‘Spotted Goddesses – Dalit Women’s Agency-Narratives on Caste and Gender Violence’ review: Streaming Dalit consciousness

I had a good chance to host the book talk of Roja Singh’s Spotted Goddesses in June 2018 at the Ambedkar Lecture Series I ran at Harvard. The book was then in a German publisher edition. Roja Singh’s ancestors converted to Christianity for the very reason that many Dalits went to the liturgy of white wo/man’s church — for economic viability and status and dignity.

Born into a family of educators, father a professor and mother teacher, Singh had a privileged childhood, where the “c” word seldom featured. Singh thus grew up with a non-caste (upper caste) sensibility. Upon realising her caste at the age of 26 she felt enraged for two reasons: her parents not exposing her to caste, and the lowness that her caste was kept into. Singh eventually overcame the trauma and “learned to love her Dalit identity more” in the thatched roof huts and among humble yet resolved Dalit women who own their identity with more pride.

It is through this lens of middle-class, Dalit Christian women that we witness the beat of a Dalit woman: her life, her story, talent, generosity and compassion in dealing with violence and subverting it to celebrate which the author foregrounds as earthy humanness, in the melodious notes of Dalit women of rural Tamil Nadu.

Earthy humanness centres on the degendered person — the human who is grounded in the ethics of dignity and wellbeing while devouring care in the songs of paraparesis of Indian caste society.

Singh dives into the colonial ethnographic methodology to reclaim herself and the method itself. Oral narratives are hardly caricatured as novel mediums if written from an intra-community perspective.

The musical storytelling does not have processed thought as a condition for building a discourse. They are fragile, vulnerable, private and extremely sensitive. Deciphering them as a mode of knowledge for the wider community’s consumption, Singh argues that these oral narratives comprise “multi-textured dimensions of Dalit culture along with Dalit female agency” thereby becoming “resistance to victimization”. Bama notes Dalit culture is a repository of Dalit women’s wisdom.

The book meticulously weaves ethnographic notes — stories and songs — by carefully presenting a narrative that makes one shudder and tatter into pieces.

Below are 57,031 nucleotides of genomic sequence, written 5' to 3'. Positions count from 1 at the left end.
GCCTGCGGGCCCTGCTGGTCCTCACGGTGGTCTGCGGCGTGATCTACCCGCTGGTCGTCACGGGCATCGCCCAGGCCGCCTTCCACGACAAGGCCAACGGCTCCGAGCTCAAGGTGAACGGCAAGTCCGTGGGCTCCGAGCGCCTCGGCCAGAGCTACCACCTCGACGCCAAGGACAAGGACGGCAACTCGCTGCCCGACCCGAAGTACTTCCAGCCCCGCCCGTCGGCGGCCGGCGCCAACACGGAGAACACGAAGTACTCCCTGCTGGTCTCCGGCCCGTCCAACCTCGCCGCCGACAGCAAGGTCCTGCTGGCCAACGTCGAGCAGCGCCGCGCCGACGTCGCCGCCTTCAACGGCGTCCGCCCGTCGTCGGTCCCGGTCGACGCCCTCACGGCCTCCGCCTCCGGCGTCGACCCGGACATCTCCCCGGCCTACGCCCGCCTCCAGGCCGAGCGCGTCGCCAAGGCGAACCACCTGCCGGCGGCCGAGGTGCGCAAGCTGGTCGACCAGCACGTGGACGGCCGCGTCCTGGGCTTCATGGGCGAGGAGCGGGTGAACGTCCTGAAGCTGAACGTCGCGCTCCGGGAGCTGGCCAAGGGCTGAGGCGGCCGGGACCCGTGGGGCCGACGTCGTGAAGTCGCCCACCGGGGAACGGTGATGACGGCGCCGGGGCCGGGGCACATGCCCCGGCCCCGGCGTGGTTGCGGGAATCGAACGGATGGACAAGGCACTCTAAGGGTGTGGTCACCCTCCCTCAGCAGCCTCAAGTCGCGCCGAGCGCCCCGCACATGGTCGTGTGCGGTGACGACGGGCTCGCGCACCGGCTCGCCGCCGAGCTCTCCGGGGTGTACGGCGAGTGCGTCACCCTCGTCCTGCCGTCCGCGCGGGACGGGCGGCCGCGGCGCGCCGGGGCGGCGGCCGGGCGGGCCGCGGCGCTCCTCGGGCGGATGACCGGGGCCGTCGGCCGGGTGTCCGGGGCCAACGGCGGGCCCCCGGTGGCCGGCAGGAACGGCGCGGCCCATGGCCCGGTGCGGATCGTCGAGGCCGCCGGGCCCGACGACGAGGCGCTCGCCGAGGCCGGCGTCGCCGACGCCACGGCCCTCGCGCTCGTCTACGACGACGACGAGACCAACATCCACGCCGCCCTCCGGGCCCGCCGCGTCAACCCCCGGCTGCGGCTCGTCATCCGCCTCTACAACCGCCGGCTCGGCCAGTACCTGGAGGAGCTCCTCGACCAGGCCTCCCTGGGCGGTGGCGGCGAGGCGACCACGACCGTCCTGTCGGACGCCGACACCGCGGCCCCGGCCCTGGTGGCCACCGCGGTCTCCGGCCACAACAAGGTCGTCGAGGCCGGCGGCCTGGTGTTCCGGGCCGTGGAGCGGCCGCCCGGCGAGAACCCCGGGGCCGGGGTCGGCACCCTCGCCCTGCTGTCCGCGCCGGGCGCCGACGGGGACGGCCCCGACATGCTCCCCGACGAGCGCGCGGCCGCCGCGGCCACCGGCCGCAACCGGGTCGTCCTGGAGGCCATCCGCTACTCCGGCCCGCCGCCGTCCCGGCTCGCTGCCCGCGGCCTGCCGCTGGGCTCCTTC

The stories are incredibly disturbing and yet Dalit people find occasions to celebrate their life too. It is the genius of the author who has managed to bring out such personal experiences.

Formidable ride

Singh has delivered a work of immense breadth. Sharp yet limited, this book has caricatured Dalit women’s style, voice, rage, courage, disruption, wail, anger, innocence, morality, dare, subversion, protest, submission, etc. to the phenomenal life of sassiness and attractive pedagogy of Dalit community as a whole. The author couldn’t remove herself from the text as it lives in her. She is passionate about the work and the stories and songs that have inspired her. This book is an academic story of two powerful Dalit women leaders, activists, justice seekers Kalai and Rani, among other formidable women in Tamil Nadu, who preface gallant by embodying the spirits of ancestors to subvert their submission. The author places Dalit women’s body as a site of exiled self wherefrom the process of de-colonisation should begin.

Although the stories presented are of rural Tamil Nadu, they easily speak to the rest of India. It has brought forth the plight of Dalit wo/men who are pushed into the unforgiving dark chambers of suffering and epidemic violence.

Good primer

The book is the story of charming sheroes that Dalits in contemporary times need to inspire. It serves as a good primer packed with nuanced commentary on India’s caste condition. One can argue the problem of women in India and Dalit women in extension comes from the epics which condition the thought process of identifying characteristics, virtues, beauties and norms of moral high from the scriptural anecdotes such as Ramayana and Mahabharata in real life. A Dalit girl has to “transgress” to feel beautiful.

In addition to the book’s many strengths in data gathering, it misses the socio-historical density. The Dalit history month was already experimented by the creative genius of Kanshi Ram through “Ambedkar Mela on Wheels” in 1980. The question of queerness and sexuality would have been an important mediation for the readers to grasp on the entirety of Dalit women experience. Nonetheless, the book elucidates the importance of allyship and how it has helped the subjects of her study to continue their fight. However, in the cacophonous tit-for-tat type of clickbait politics it seems to be an impossible option.

Spotted Goddesses: Dalit Women’s Agency-Narratives on Caste and Gender Violence; Roja Singh, Zubaan Books, ₹795.

The author of Caste Matters is a post-doctorate fellow at Harvard Kennedy School.

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Printable version | Dec 6, 2021 6:14:04 AM |

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